1 Why is it important?

Earth’s surface is warming rapidly, and our global climate is changing, with impacts already discernible to the present generation. Rising air temperatures, increasing severity and frequency of heatwaves, changing rainfall patterns with more extreme and frequent drought and flood, altered ocean temperature and chemistry, and sea level rise all present potential significant risks to our environment, economy, society and way of life.

South Australia is already seeing the effects of climate change (Box 1). South Australia’s future climate challenges include:

  • securing a reliable urban water supply
  • coping with the effects on
    • agricultural productivity of higher temperatures, more frequent extreme weather events, reduced rainfall and greater variability of rainfall distribution
    • biodiversity of higher temperatures, reduced and altered patterns of rainfall, and changes in the severity and frequency of extreme weather and bushfire
    • coastal settlements, infrastructure and coastal ecosystems of sea level rise and storm surge
    • marine ecosystems, fisheries and aquaculture of warmer, more acidic oceans and altered ocean currents
    • human health and infrastructure of an increased number and severity of heatwaves, bushfires and extreme weather events.

Box 1 The critical decade: extreme weather for South Australia

Hot days and heatwaves

  • The summer of 2012–13 was the hottest on record and included the highest sea surface temperatures on record for the Australian region.
  • In Adelaide, from 1993 to 2006, an increase in total hospital admissions of 7% was recorded during heatwave periods compared with non-heatwave periods.
  • The nature of heatwaves has already changed in many parts of Australia. Over 1971–2008, the duration and frequency of heatwaves have increased, and the hottest days during a heatwave have become even hotter.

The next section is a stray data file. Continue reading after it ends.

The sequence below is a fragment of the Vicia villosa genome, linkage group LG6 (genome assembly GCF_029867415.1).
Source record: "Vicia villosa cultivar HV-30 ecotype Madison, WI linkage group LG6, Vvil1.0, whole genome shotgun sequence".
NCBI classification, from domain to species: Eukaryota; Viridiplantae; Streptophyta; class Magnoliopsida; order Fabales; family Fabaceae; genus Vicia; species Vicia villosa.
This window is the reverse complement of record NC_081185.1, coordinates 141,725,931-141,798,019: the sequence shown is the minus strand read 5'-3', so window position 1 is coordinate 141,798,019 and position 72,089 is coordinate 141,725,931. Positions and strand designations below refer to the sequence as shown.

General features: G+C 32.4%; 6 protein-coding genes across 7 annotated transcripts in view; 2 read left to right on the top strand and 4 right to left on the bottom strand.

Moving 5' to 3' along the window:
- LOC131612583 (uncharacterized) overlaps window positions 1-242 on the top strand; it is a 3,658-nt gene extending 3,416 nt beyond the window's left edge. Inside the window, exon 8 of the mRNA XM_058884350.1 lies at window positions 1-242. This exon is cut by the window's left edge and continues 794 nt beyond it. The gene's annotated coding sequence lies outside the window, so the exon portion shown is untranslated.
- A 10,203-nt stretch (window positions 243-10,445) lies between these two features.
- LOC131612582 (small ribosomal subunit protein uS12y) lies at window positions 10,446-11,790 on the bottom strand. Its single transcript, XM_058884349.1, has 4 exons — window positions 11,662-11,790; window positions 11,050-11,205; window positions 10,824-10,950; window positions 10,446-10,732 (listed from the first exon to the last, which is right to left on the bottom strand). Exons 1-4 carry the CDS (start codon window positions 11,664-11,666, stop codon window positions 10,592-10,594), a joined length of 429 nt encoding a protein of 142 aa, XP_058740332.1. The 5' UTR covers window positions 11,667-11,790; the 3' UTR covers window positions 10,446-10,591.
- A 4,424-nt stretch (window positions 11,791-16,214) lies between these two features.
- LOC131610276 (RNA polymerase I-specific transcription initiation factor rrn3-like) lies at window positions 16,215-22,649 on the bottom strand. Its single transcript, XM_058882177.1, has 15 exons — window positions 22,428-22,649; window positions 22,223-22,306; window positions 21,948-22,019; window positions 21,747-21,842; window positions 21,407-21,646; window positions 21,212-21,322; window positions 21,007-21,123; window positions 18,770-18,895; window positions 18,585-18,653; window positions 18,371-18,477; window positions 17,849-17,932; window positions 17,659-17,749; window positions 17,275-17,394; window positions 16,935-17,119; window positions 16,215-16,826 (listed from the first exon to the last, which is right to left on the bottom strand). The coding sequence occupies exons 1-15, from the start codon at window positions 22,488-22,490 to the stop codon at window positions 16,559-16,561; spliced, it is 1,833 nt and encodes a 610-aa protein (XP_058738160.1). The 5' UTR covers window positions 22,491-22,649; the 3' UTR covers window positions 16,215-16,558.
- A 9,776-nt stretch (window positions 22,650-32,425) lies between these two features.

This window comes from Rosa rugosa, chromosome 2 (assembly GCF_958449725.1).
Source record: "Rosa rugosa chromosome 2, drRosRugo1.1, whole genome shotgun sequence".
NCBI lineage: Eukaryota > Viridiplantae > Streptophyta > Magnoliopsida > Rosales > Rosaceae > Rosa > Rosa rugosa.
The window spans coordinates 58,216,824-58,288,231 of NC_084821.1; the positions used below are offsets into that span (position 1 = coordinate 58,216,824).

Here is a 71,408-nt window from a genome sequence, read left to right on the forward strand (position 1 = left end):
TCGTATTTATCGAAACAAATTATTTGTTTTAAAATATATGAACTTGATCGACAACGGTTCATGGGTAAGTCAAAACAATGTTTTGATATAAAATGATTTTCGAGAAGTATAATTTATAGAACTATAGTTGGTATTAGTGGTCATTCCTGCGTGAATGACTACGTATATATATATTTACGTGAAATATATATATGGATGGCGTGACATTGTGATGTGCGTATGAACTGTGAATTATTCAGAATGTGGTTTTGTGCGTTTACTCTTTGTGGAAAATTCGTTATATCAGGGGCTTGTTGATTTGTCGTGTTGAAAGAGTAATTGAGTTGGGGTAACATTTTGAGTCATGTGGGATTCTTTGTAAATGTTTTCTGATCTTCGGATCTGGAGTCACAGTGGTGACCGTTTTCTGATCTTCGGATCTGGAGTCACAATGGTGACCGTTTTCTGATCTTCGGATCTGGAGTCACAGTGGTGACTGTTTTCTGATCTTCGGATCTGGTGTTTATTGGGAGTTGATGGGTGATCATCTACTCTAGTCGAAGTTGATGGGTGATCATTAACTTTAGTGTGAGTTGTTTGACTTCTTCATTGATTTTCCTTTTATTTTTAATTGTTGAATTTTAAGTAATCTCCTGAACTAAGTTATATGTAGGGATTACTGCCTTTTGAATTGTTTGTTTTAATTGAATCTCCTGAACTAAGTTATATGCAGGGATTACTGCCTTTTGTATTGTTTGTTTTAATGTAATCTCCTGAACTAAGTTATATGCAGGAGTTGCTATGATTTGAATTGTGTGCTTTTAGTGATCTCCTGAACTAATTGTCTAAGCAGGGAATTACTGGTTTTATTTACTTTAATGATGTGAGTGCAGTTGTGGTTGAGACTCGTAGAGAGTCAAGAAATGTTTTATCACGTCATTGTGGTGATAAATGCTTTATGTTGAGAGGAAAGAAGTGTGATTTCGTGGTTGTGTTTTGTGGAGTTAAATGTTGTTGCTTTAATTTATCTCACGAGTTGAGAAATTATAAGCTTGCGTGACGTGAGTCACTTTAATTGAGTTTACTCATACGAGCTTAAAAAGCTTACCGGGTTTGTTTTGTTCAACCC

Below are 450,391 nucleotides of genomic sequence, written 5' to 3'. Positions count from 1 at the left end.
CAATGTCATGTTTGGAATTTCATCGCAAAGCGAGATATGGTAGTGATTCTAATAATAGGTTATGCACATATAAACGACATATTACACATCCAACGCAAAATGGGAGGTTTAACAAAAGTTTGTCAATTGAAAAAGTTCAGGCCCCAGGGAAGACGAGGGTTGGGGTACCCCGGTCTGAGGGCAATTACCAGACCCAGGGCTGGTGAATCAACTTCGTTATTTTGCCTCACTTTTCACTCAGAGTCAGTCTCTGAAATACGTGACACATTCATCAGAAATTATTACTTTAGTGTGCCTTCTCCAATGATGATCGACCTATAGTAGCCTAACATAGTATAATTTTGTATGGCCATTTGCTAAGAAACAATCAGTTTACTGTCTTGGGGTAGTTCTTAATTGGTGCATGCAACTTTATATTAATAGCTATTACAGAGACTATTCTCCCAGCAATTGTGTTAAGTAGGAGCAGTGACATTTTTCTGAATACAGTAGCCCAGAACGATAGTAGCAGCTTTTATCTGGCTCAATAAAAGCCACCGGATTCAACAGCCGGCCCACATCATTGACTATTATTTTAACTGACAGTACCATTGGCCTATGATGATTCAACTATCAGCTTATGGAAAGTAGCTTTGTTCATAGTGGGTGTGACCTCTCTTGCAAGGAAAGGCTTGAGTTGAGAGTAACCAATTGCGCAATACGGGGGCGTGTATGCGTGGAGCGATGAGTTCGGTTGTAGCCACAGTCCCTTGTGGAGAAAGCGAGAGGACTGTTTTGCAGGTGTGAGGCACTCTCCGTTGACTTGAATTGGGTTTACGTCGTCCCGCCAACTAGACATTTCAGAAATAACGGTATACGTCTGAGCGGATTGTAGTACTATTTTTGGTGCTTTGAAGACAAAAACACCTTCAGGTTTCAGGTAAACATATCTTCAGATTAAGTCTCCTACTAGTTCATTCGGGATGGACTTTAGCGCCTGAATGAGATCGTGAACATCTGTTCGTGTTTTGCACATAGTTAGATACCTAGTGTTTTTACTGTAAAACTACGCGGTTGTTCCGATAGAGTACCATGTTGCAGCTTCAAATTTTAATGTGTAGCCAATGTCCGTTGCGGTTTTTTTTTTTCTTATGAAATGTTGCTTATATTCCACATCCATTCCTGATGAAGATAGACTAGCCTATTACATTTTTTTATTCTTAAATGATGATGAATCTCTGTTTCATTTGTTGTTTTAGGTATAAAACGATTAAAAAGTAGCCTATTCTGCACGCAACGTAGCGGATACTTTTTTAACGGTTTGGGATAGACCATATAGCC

• In Adelaide, the long-term average (1961–1990) number of days per year above 35 °C was 17.5, but during 2000–09 the average number of such days rose to 25.1. This increase is more rapid than climate model projections.
  • Research at the Natural Hazards Research Centre has shown that heatwaves are the most significant natural hazard in Australia in terms of loss of life.


  • Over 2010–11, every state and territory had sites that either set all-time rainfall records for a two-year period or were very much above average.
  • Across Australia, it is more likely than not that heavy rainfall events will become more frequent as the temperature increases.


  • During 2002–03, drought is estimated to have reduced Australia’s agricultural output by 26%.
  • During the drought of 1997–2009, the inflows into the Murray–Darling system were the lowest on record.
  • In 2006–07, it is estimated that drought reduced national gross domestic product by almost 1%.
  • For both south-west and south-east Australia, nearly all of the climate models used in a recent analysis project a significant increase in drought by the end of the century.


  • The Forest Fire Danger Index, one of the measures of bushfire threat, increased significantly at 16 of 38 weather stations across Australia between 1973 and 2010, with none of the stations recording a significant decrease.
  • The increase has been most prominent in south-east Australia, and has been manifest as a longer duration fire season, with fire weather extending into November and March.

Sea level rise

  • A sea level rise of 0.5 metres (compared with 1990), which lies near the lower end of the estimates for 2100, leads to surprisingly large impacts.
  • For coastal areas around Australia’s largest cities, a sea level rise of 0.5 metres would lead to very large increases in the incidence of extreme events, typically by a factor of several hundred and, in some places, by as much as one thousand.
  • A multiplying factor of 100 means that a so-called one-in-a-hundred-year event would occur on average every year.

Source: Climate Commission (2013)

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